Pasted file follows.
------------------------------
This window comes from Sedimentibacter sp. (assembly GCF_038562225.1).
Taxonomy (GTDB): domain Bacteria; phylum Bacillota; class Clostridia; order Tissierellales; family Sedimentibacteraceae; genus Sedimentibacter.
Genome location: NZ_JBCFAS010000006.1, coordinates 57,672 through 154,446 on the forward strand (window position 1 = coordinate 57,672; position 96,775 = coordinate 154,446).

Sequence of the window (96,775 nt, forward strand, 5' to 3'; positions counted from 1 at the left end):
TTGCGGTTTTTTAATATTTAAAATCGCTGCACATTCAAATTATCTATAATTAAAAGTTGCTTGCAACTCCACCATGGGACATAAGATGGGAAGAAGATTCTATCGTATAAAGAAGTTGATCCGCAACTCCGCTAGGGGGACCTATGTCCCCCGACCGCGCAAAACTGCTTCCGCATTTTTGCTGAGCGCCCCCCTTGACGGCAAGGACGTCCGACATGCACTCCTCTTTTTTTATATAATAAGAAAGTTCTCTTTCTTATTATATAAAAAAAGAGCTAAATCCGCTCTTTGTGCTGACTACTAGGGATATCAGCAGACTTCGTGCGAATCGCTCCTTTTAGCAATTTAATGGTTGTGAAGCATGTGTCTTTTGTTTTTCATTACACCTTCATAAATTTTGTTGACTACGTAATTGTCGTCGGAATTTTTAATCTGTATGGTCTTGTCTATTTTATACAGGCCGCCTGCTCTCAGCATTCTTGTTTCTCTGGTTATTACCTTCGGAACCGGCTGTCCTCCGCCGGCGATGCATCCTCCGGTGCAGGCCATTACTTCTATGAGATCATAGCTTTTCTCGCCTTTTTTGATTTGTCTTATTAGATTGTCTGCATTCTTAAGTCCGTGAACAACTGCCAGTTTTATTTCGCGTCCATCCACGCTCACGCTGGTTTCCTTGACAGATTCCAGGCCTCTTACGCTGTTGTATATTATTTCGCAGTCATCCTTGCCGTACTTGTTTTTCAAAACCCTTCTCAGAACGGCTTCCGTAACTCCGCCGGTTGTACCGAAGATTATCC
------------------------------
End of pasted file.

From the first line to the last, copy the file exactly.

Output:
This window comes from Sedimentibacter sp. (assembly GCF_038562225.1).
Taxonomy (GTDB): domain Bacteria; phylum Bacillota; class Clostridia; order Tissierellales; family Sedimentibacteraceae; genus Sedimentibacter.
Genome location: NZ_JBCFAS010000006.1, coordinates 57,672 through 154,446 on the forward strand (window position 1 = coordinate 57,672; position 96,775 = coordinate 154,446).

Sequence of the window (96,775 nt, forward strand, 5' to 3'; positions counted from 1 at the left end):
TTGCGGTTTTTTAATATTTAAAATCGCTGCACATTCAAATTATCTATAATTAAAAGTTGCTTGCAACTCCACCATGGGACATAAGATGGGAAGAAGATTCTATCGTATAAAGAAGTTGATCCGCAACTCCGCTAGGGGGACCTATGTCCCCCGACCGCGCAAAACTGCTTCCGCATTTTTGCTGAGCGCCCCCCTTGACGGCAAGGACGTCCGACATGCACTCCTCTTTTTTTATATAATAAGAAAGTTCTCTTTCTTATTATATAAAAAAAGAGCTAAATCCGCTCTTTGTGCTGACTACTAGGGATATCAGCAGACTTCGTGCGAATCGCTCCTTTTAGCAATTTAATGGTTGTGAAGCATGTGTCTTTTGTTTTTCATTACACCTTCATAAATTTTGTTGACTACGTAATTGTCGTCGGAATTTTTAATCTGTATGGTCTTGTCTATTTTATACAGGCCGCCTGCTCTCAGCATTCTTGTTTCTCTGGTTATTACCTTCGGAACCGGCTGTCCTCCGCCGGCGATGCATCCTCCGGTGCAGGCCATTACTTCTATGAGATCATAGCTTTTCTCGCCTTTTTTGATTTGTCTTATTAGATTGTCTGCATTCTTAAGTCCGTGAACAACTGCCAGTTTTATTTCGCGTCCATCCACGCTCACGCTGGTTTCCTTGACAGATTCCAGGCCTCTTACGCTGTTGTATATTATTTCGCAGTCATCCTTGCCGTACTTGTTTTTCAAAACCCTTCTCAGAACGGCTTCCGTAACTCCGCCGGTTGTACCGAAGATTATCC